If you’re a woman reading this, there’s a high chance that, in one form or another, you’ve been the victim of beauty sickness. And you probably had no clue about it, which means you didn’t know how to fight it off.
Renee Engeln, a psychology professor at Northwestern University, is here to help.
Engeln’s new book “Beauty Sick: How the Cultural Obsession With Appearance Hurts Girls and Women,” is the result of the past fifteen years spent studying girls’ and women’s struggles with beauty and body image. According to Engeln, you know you’re beauty sick when “you get so worried about how you look that you have less energy and time left for the things in life that really matter to you.”
We asked Engeln for her best advice on how to fight back against our beauty sick world. Below is the interview.
Watch your body talk
When you feel bad about how you look, it might seem like a good idea to engage in this kind of talk so that you can get reassurance or commiseration from others.
There are three problems with negative body talk:
1. Research suggests that engaging in negative body talk will actually leave you feeling worse instead of better.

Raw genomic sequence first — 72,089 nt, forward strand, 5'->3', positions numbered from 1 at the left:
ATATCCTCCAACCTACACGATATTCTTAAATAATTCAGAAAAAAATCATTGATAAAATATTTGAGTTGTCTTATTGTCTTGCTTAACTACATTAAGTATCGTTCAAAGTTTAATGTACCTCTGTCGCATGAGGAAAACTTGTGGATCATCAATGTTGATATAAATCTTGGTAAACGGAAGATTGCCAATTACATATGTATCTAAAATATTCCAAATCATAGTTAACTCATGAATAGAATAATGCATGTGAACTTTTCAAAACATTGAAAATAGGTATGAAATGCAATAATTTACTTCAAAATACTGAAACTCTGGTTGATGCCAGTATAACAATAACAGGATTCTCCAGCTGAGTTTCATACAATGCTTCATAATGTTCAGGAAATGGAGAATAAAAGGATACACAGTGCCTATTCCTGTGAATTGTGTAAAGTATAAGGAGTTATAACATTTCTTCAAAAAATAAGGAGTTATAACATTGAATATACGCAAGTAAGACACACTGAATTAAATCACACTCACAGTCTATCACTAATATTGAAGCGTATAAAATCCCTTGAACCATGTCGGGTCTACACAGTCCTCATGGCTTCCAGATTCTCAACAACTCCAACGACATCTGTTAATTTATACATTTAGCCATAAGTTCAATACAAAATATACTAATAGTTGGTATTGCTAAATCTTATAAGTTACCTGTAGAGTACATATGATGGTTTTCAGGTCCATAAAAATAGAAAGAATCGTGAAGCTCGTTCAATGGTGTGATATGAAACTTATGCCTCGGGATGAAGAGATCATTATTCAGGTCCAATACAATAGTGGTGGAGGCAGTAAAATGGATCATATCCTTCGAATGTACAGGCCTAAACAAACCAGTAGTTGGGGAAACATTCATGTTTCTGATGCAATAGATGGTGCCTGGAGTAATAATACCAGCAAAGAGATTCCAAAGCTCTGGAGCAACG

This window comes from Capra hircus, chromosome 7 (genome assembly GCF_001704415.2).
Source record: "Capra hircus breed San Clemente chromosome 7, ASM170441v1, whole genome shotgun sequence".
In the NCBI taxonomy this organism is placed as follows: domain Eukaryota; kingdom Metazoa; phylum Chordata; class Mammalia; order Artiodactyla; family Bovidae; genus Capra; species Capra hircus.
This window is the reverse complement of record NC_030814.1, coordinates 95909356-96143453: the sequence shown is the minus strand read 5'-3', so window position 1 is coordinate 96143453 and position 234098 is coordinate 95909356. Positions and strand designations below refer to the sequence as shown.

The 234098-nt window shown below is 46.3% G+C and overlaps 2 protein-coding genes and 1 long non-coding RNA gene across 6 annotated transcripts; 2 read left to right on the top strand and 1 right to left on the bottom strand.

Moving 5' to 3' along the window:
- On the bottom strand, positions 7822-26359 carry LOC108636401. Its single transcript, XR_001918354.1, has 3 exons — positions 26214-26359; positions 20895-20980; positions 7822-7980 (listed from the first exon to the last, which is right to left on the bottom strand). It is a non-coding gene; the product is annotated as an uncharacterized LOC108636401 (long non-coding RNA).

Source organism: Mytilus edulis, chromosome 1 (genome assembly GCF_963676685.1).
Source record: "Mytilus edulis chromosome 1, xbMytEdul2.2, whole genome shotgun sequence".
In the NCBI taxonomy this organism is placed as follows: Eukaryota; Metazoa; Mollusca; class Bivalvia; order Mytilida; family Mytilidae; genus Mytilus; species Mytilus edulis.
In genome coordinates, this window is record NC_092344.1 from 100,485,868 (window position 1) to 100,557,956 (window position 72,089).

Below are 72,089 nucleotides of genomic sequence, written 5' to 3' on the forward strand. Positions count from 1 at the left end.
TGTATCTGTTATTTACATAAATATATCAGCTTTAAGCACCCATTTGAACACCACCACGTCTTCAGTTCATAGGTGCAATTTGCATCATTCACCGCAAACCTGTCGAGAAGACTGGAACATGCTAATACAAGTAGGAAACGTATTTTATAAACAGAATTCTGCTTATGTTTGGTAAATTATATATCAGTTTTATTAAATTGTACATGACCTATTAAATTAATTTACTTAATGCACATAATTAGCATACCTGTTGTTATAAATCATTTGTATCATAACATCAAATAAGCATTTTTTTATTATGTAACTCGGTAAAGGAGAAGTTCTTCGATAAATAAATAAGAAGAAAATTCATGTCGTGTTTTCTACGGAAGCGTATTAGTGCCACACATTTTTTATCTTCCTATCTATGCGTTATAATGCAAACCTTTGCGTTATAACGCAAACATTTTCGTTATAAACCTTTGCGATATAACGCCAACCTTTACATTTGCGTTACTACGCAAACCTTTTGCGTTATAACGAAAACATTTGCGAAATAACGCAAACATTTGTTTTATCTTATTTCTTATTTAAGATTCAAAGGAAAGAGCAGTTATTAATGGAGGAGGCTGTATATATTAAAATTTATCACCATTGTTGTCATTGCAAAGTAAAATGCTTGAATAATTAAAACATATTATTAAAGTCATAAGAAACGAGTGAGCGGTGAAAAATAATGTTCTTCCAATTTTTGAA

2. Women who overhear your negative body talk can end up feeling worse as well.
3. When we disparage our own bodies, we feed into the notion that evaluative commentary about women’s bodies is fair game for others.
Practice kindness toward your body
Hearing platitudes like “Everyone is beautiful just the way they are!” doesn’t really seem to alleviate body image concerns. A more helpful and more realistic goal? Treat your body with kindness even if (or when) you don’t feel beautiful.
Replacing beauty sickness with gratitude
Fill in the blank in this sentence a few different ways, then repeat your sentences until you feel gratitude replacing some of that beauty sickness:
“Today, I am grateful that my body allows me to __________. “
Don’t be too hard on yourself when you struggle with body image
If the struggle to appreciate your body seems overwhelming, that’s because you’re fighting against powerful forces that benefit from women feeling terrible when they look in the mirror.
If it gets to be too much, don’t be afraid to seek professional help.
What matters most to you in life?
Engeln recommends asking yourself: What do I care about? What do I value? What do I want to fight for? “When you feel the distress of beauty sickness, take a look at that list and consider why those things matter to you. Let those values pull you away from the mirror and back out into the world,” says Engeln.
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